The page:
During the past four years (1959-1963) 27 adolescent girls have been observed and treated for atopic dermatitis. This paper is concerned with these adolescent patients, and particular interest has been directed toward the relationship of the skin lesions to various changes in the menstrual cycle.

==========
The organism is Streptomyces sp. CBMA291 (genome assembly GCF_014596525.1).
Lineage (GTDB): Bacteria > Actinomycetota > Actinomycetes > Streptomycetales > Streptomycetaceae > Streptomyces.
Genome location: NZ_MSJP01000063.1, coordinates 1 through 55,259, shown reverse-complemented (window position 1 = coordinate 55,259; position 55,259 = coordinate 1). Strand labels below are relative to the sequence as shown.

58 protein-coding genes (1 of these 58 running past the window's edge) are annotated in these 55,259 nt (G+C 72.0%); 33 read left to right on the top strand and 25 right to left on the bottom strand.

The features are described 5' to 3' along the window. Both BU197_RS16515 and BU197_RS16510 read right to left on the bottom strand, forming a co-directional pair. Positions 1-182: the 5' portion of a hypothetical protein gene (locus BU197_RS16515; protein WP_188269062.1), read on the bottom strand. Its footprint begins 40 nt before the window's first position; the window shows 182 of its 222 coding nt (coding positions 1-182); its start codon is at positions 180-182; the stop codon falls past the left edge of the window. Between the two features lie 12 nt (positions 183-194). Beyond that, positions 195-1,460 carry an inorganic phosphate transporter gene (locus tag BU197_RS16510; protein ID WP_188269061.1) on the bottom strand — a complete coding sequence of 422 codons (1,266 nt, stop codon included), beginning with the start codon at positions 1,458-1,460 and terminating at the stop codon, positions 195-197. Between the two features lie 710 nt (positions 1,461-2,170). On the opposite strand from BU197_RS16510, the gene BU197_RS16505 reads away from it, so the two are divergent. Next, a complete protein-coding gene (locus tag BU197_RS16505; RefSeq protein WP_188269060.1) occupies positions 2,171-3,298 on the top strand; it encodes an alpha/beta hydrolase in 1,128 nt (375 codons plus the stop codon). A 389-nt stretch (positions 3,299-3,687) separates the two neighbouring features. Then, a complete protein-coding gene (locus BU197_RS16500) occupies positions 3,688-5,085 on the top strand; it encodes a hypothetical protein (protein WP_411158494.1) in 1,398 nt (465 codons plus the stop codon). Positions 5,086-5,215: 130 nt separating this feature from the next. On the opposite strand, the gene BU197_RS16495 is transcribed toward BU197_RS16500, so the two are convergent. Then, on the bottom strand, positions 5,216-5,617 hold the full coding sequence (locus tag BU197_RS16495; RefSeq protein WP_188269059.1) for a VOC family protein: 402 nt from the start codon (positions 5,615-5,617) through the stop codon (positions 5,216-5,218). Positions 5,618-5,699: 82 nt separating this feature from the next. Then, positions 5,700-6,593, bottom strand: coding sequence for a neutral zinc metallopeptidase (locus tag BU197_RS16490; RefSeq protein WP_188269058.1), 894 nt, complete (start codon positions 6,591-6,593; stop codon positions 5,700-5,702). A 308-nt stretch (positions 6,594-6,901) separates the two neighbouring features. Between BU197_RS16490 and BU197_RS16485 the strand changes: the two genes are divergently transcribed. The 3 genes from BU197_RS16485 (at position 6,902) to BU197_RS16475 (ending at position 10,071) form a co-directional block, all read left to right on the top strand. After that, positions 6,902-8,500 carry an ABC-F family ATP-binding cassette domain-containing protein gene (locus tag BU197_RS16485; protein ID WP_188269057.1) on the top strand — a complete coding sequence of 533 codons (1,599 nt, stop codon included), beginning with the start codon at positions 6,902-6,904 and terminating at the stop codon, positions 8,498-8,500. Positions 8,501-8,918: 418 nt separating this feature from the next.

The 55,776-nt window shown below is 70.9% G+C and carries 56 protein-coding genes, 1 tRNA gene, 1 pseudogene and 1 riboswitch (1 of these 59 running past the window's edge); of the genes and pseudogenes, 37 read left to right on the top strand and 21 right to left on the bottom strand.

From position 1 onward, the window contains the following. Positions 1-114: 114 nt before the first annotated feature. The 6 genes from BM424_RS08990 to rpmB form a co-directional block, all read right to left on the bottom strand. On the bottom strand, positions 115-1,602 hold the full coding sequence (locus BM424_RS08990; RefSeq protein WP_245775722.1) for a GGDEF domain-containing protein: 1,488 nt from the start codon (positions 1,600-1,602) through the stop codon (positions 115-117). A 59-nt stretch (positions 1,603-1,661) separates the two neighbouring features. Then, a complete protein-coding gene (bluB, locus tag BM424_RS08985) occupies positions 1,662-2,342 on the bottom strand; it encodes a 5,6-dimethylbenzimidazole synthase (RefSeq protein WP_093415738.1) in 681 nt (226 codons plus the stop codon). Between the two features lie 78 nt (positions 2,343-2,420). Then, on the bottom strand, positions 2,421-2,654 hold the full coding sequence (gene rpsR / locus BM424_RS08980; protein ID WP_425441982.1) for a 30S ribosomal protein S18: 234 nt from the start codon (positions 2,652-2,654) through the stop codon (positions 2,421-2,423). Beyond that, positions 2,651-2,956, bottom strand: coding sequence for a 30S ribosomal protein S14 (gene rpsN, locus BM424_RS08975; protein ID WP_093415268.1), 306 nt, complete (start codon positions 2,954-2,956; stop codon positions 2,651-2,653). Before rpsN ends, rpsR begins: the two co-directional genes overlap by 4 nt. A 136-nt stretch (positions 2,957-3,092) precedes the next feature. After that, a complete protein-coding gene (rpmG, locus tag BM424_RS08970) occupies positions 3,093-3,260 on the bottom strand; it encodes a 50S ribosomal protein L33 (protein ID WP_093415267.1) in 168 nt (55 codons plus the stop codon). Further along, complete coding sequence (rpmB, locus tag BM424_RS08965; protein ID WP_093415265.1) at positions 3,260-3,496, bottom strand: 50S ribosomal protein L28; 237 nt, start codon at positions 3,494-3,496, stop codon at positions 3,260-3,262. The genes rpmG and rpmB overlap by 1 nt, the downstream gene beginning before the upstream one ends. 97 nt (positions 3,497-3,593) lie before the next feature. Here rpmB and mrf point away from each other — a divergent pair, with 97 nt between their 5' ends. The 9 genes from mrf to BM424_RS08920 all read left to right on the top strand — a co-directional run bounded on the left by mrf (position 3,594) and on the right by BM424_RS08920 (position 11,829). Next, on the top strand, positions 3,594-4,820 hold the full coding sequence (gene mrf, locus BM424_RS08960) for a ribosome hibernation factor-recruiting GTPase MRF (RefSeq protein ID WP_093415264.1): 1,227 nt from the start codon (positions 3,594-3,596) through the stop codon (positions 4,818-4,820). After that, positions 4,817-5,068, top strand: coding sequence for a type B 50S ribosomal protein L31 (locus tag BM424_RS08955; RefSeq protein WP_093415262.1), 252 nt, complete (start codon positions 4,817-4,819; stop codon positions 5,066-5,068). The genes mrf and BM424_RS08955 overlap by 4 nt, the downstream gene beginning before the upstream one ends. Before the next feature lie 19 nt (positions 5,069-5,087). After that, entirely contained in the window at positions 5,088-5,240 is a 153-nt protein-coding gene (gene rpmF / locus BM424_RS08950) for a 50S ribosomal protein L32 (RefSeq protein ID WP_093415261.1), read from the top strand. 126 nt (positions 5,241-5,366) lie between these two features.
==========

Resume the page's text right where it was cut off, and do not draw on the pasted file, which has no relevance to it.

Eczema was first described by Besnier 1 in 1892 and the term atopic dermatitis was coined by Coca and Sulzberger2,3 in 1934. Despite the vast amount of literature concerning atopic dermatitis since that time, relatively little has been written about the natural course of atopic dermatitis during adolescence.4-7 Most typically, atopic dermatitis or eczema is a highly pruritic, sometimes exudative, cutaneous syndrome usually beginning in early life. It is frequently the first manifestation of a constitutional abnormality intermittently associated with the development of allergic rhinitis and/or asthma.5 It may be divided into three important phases representing different morphologic features clinically: